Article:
Willamette University

Campus Conversations

Tori Ruiz has seen a decade worth of Willamette students come and go from her desk in Residence Life. This small-but-mighty department supervises community mentors (formerly resident assistants), orchestrates ample residential programming and handles student conduct issues. Ruiz knows what makes it all tick (the ubiquitous blue masking tape and coffee, among other things) and why living on campus can be such a good developmental step for young people.

If you were to live on campus today, where would you choose? What spots are most popular, generally?

The east side is endearing to me because there’s a lot of activity over there and that’s where most of the first-year students tend to live. My son is a freshman in Matthews, and I just think it’s a neat community. The Haseldorf apartment building has interesting history to it, too. It’s such an old building, but it always fills up immediately. It’s so strange.

Why is that?

Well, it’s a ways off campus. It’s a little bit of freedom but still an arm’s reach away from Goudy and everything else — sort of a happy medium.

The new Kaneko apartments are sought after, as are Lausanne and Doney. Those always have been. There’s a culture of “moving west” on campus, and these halls tend to be the destinations for on-campus upperclassmen. Everything looks bigger over there. And people squat once they’re there — they’ll stay for several years, so it makes it harder to get in.

What’s a typical challenge students have today?

For a lot of students, this is the first time they’ve ever had to share a room with anyone. Parents always want to do better for their kids than they had, so sometimes when students get to college and have to share a space, that’s a challenge.

It’s hard on everyone whenever there’s vandalism or little damages, actually. If no one wants to admit to doing something, then the cost has to be spread out throughout the building and folks get upset. But we have to recover the costs somehow. People say, “My son or daughter didn’t do this,” and we understand that, but unless someone steps up and takes responsibility for it, it has to be spread out. It’s tricky for people sometimes.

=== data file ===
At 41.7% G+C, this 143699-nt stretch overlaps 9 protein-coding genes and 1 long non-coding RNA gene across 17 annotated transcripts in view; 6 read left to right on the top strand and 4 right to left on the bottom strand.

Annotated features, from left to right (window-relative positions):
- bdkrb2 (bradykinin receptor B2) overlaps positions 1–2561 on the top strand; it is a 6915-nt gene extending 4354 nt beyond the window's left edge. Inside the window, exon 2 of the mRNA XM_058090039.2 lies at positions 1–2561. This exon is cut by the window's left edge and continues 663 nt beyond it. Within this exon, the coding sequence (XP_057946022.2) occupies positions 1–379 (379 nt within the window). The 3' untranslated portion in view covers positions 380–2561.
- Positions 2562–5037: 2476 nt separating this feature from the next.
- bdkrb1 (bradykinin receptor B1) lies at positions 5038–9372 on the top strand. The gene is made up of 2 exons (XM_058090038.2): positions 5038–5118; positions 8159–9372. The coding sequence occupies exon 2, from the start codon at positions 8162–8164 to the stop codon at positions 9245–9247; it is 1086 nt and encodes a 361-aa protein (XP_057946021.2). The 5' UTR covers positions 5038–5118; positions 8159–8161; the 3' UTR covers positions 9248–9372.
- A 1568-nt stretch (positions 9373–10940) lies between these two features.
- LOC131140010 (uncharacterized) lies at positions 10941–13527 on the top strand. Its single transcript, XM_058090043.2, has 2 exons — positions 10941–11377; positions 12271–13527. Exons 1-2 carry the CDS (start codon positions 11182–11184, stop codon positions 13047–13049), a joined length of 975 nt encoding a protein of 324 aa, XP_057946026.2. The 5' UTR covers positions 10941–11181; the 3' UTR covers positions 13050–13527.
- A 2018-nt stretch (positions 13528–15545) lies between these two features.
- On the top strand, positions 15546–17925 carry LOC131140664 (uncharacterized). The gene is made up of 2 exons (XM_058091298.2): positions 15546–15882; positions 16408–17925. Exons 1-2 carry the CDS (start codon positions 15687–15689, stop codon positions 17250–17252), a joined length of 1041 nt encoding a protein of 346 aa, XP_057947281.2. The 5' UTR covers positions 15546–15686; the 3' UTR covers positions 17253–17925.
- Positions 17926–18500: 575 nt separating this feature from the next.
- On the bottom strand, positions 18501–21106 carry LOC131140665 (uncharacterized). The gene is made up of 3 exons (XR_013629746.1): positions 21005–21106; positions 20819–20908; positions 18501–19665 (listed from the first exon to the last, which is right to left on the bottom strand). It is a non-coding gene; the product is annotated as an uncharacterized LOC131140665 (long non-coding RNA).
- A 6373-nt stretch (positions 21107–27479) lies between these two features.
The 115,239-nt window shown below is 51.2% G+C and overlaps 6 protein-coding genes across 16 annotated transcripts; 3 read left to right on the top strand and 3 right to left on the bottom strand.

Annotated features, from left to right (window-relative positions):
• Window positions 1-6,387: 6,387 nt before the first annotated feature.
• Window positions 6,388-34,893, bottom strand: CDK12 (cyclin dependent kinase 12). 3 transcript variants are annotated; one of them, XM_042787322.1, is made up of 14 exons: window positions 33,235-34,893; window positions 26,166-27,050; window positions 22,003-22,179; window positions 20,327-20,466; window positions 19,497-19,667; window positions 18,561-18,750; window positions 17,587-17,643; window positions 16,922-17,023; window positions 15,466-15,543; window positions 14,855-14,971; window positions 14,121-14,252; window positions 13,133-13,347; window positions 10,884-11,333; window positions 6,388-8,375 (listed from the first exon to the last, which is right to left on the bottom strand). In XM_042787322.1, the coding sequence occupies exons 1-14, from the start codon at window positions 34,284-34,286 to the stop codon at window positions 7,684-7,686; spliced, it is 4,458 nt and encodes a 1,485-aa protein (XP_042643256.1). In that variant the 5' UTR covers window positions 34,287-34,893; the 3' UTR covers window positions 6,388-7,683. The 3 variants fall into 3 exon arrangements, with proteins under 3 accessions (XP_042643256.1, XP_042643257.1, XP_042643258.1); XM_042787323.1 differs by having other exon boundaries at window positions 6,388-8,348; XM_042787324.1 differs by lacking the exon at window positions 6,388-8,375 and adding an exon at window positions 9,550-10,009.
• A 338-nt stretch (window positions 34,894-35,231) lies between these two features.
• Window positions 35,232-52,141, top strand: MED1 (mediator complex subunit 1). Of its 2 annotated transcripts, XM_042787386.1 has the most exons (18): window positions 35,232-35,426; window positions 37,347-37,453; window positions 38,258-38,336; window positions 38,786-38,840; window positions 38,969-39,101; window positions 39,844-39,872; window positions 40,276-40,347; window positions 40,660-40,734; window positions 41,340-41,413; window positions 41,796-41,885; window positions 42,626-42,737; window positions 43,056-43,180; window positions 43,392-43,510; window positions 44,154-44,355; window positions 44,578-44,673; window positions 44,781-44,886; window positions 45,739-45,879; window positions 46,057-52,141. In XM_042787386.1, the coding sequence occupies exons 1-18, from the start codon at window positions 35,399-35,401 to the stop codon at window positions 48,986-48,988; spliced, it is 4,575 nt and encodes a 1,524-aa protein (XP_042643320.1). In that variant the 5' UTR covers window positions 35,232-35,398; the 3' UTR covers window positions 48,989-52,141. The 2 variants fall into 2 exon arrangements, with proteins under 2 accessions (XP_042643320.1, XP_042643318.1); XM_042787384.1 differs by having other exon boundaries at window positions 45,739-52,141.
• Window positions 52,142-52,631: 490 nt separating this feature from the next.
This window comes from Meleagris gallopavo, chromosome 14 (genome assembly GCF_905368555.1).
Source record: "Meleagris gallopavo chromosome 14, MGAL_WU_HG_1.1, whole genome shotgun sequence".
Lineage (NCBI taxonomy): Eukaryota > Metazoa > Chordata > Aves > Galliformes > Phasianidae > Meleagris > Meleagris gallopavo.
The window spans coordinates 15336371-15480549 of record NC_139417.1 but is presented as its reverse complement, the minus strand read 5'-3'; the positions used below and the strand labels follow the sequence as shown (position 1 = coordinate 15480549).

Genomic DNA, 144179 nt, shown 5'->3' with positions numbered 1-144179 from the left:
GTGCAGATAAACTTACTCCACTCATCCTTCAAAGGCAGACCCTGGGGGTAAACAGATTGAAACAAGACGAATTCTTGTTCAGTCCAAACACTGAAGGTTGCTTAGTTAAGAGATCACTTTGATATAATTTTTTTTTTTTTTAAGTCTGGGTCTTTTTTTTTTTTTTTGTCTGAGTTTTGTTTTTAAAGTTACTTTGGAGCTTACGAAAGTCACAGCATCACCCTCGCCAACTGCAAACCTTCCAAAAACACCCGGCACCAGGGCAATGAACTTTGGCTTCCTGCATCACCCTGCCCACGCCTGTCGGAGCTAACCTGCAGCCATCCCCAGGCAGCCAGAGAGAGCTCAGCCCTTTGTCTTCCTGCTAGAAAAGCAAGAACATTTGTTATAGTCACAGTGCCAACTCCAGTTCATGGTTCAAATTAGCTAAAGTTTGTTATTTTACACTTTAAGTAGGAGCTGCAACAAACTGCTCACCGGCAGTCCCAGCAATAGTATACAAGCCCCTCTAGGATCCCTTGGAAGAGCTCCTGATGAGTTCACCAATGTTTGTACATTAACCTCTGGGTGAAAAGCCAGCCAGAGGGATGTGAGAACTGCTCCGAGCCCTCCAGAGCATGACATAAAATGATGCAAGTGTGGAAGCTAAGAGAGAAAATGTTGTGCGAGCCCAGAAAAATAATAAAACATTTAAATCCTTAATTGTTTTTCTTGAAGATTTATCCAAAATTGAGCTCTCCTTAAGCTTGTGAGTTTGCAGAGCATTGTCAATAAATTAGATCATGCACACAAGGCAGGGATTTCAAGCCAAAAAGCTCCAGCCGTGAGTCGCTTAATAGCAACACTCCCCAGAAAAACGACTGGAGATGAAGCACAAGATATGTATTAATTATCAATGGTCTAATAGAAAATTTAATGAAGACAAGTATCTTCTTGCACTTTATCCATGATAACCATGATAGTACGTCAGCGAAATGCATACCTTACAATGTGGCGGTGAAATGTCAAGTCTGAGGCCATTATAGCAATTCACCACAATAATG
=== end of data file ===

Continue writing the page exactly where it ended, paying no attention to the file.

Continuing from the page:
What’s changed in residence life over the last few years?

One of the biggest changes conductwise is that we used to assign students restitution hours if they were caught doing something they shouldn’t, but we’ve moved away from that now. We want to move to a more restorative approach.

It’s restorative versus punitive, in other words. We try and talk to students and ask them, “Where in your decision making did things go wrong, and is there anything that could have helped you make a better one?”

What do you think would surprise an alumnus from, say, 1970?

Well, there are no longer any phones in the residence hall rooms. [Laughs] Everyone has cell phones.

Next year we’re going to a commons-style system where all of the residence halls will share a big budget pot; they’ll use that for their community programming. Research shows that a commons approach is better developmentally and programmatically — it challenges students to think in terms of the larger group, and it helps facilitate discussion and mediation skills. There will be a commons council with representatives from each building, and it’ll fund requests as they’re brought in.

What’s been most rewarding for you working in Residence Life?

One of my favorite things about this job is that I get to be the person people come to for advice — the office mom, in a way. Over the years I’ve built up a little history around here. I get to ask students the “Are you sure about that decision?” questions. Nowadays my son will come into the office with his friends and they’ll ask him what he’s doing — he’ll say I’m his mom and I’m immediately cool somehow. It’s kind of nice.

The biggest compliment I receive is when a student wants to introduce me to his/her family at graduation. It’s rewarding to see the ones who have struggled at some point but make better choices as they go along — you really get to see that progress and development. It’s part of their education.

Tori Ruiz

Tori Ruiz
Office Coordinator, Residence Life